Charla posted the following question:
Another question if you don’t mind. My mom was also told she has pre-Osteoporoses she was tested and put in the chart right on the edge of yellow and red. Later, she went gluten free. She went back to the DR.’s he said he had never seen some one get stronger. She is now in the yellow close to the green being good. The Dr. says he didn’t know how she was doing it neither did my mom. I was talking to her last night and said mom what if it is that you are gluten free … everything started to click for her. I know you mentioned this in the lecture but…what is the relationship between Osteoporosis and gluten?
Fantastic question and and interesting answer. When we are thinking about osteoporosis there are two things to consider: How much bone matrix are we taking in, how much bone matrix are we excreting. To some degree Dr.’s and dietitians get this (kinda) and this is why they recommend calcium supplements (increase the amount of building blocks) or drugs like Fosamax (improve mineral retention). The ONLY problem with this scenario is calcium supps do not work and although Fosamax improves bone density it does little to nothing for bone strength!! Bones are a pretty amazing engineering project with a calcium based crystal lattice that is reinforced with protein. Think re-bar+ concrete. The complex is amazingly strong, flexible and resilient. Fosamax simply stuffs calcium in the bones in an amorphous manner that does nothing to improve bone strength or prevent fractures. Bummer. What about the calcium supplements? Well, if we can not absorb it OR if we exrete more than we take in, it does not matter how much calcium we take in…other than high dose calcium can precipitate a heart attack or stroke!
Well Frack-my-fanny!! What the hell should we do with grandma!? Fosamax does not work and has crappy side-effects, calcium supplements don’t work and increase heart attack/stroke risk!!! Where should we look for an ANSWER!!?!?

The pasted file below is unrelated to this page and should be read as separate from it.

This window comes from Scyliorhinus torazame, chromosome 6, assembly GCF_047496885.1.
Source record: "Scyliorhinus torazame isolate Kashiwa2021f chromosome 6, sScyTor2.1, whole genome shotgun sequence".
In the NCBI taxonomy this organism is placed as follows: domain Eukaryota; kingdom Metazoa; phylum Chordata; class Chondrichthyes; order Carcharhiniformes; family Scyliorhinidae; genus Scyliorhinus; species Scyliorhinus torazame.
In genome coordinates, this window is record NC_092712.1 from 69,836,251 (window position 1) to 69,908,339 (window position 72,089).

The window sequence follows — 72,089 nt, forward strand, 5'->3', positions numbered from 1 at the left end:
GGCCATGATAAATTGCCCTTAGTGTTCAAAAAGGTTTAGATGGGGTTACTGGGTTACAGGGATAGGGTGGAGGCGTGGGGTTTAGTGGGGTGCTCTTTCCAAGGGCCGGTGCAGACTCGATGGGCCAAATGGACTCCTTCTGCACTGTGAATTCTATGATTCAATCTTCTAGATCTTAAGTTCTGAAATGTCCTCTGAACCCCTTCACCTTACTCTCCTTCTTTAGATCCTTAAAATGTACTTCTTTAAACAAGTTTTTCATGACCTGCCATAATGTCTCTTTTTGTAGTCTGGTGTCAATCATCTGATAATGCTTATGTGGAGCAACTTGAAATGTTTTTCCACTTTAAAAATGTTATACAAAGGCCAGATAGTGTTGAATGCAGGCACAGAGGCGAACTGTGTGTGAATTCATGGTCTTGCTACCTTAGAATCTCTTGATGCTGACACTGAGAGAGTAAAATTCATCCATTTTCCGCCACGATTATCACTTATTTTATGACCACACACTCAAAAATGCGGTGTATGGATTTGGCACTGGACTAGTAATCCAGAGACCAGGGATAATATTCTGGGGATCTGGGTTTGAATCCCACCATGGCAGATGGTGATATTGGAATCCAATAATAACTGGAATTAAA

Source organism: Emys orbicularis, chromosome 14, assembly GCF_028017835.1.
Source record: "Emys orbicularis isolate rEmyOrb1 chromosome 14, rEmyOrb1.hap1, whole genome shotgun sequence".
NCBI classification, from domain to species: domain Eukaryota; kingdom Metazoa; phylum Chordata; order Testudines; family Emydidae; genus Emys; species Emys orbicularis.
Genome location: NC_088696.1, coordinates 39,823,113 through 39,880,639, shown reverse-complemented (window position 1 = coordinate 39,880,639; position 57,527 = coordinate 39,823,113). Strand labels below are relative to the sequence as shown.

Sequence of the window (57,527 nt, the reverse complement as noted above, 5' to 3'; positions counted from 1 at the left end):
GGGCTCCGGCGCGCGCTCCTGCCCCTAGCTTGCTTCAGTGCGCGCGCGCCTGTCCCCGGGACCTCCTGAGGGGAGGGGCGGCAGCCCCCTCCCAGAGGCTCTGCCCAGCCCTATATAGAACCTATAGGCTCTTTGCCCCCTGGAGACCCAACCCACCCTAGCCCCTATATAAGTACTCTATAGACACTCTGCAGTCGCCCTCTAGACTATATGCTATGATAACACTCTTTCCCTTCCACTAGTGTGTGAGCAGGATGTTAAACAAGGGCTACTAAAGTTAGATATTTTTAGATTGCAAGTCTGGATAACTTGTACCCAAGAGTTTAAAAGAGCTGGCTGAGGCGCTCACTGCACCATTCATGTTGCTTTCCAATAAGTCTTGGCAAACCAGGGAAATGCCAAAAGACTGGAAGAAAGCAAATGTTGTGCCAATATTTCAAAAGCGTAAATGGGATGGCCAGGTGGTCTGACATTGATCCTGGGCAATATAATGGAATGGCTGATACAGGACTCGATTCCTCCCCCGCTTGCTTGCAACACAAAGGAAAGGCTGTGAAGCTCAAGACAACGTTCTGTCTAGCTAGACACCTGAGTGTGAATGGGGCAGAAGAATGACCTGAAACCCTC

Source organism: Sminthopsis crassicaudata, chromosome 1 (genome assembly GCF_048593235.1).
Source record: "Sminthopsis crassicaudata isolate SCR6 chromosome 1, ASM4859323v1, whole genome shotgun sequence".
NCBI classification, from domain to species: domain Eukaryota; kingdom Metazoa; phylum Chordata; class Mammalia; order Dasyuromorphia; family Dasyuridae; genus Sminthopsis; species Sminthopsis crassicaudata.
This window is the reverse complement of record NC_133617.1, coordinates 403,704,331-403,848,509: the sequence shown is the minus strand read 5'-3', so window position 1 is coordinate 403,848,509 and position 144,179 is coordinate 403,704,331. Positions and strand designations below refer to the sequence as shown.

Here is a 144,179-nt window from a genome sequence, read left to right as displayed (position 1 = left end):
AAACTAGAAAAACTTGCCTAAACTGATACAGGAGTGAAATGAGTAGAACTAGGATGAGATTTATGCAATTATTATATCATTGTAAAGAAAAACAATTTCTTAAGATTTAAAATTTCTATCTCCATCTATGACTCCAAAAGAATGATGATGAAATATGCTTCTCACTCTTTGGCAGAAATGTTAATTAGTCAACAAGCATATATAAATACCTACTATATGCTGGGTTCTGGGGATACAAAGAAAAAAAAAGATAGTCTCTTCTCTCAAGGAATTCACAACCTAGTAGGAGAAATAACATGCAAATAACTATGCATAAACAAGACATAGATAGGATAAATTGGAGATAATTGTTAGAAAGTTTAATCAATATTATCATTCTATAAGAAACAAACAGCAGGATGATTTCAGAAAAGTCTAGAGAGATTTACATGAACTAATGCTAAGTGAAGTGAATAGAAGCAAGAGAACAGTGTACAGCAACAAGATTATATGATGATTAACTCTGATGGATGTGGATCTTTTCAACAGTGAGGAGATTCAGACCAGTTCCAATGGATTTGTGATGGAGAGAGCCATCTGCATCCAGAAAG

In the immortal words of my grandfather from Arkansas: “Well, shit son, let’s start at the beginning.” I know some folks out there “just don’t buy into” the notion of evolutionary biology…but when it keeps delivering the goods…, aw shucks, who wants to really UNDERSTAND what’s at play here! If we just deal with outcomes it can be like magic! This way we never need to understand anything! We can just navigate the world via trial and error! We can live via superstition instead of a system of understanding! It’ll be as much fun as the dark ages! Ok…I’ve been drinking a lot of coffee today, but I think y’all get my point. Let’s use a little Evolutionary Medicine to figure out what’s happening here. When we are thinking about bone health, we need to consider absorption and retention/excretion. Let’s look at each of those.
You Will be Assimilated!
Believe it or not, the intestines are a rip-roaring place of excrement and adventure! It is the interface between “us” and the outside world…it’s where you absorb all the raw materials to make YOU. Mineral absorption happens in the small intestine and it is dependant upon an intact gut lining, vit d status and a few other factors. If our gut lining is irritated…from pesky neolithic foods for instance…you can not absorb minerals efficiently. Calcium, magnesium, zinc, copper, iron…they all just schwoosh right out your pooper and you never get to turn them into bone, hemoglobin, or super-oxide dismutase! Osteoporosis is sky-high among celiacs…oh, and among folks with autoimmune diseases. All those folks have irritated gut lining. Hmmm. When people adopt a paleo diet the gut heals and minerals get absorbed. We also tend to eat more protein on a paleo diet and although the vegetardians like Mcdougal think the acid load at the kidneys removes calcium from the bones, it turns out we actually absorb and retain MORE calcium due to hormonal shifts from a high protein diet. From the Protein Debate:
A similar experiment confirmed that elevated dietary protein enhances calcium absorption and thereby counters the increased urinary excretion of calcium (110). Furthermore, a series of recent dietary interventions in humans has shown that high protein, meat based diets do not cause loss of calcium from the skeleton, but actually have a favorable effect upon it by lowering bone resorption (105, 107, 111, 112) and may actually increase bone formation by dietary protein induced increases in IGF-1 (105).
Interesting, no? a compensatory mechanism of increased calcium absorption that supercedes excretions…oh, and the increase of anabolic hormones that improve bone health like Igf-1!
Retention and excretion are largely acid base issues and Prof. Cordain (again) has the goods on this.
I don’t want to re-invent the wheel on that, so I’ll just say that a paleo diet is a net alkalanizing diet. You only need ~20% of your cals to come from fruit and veggies to accomplish this.
So, the short-hand reasons why a paleo diet is beneficial for osteoporosis is that absorption is improved by healing the gut lining + improved hormonal state from increased protein intake. Retention is improved by a net-alkaline diet. Perhaps most importantly, it works.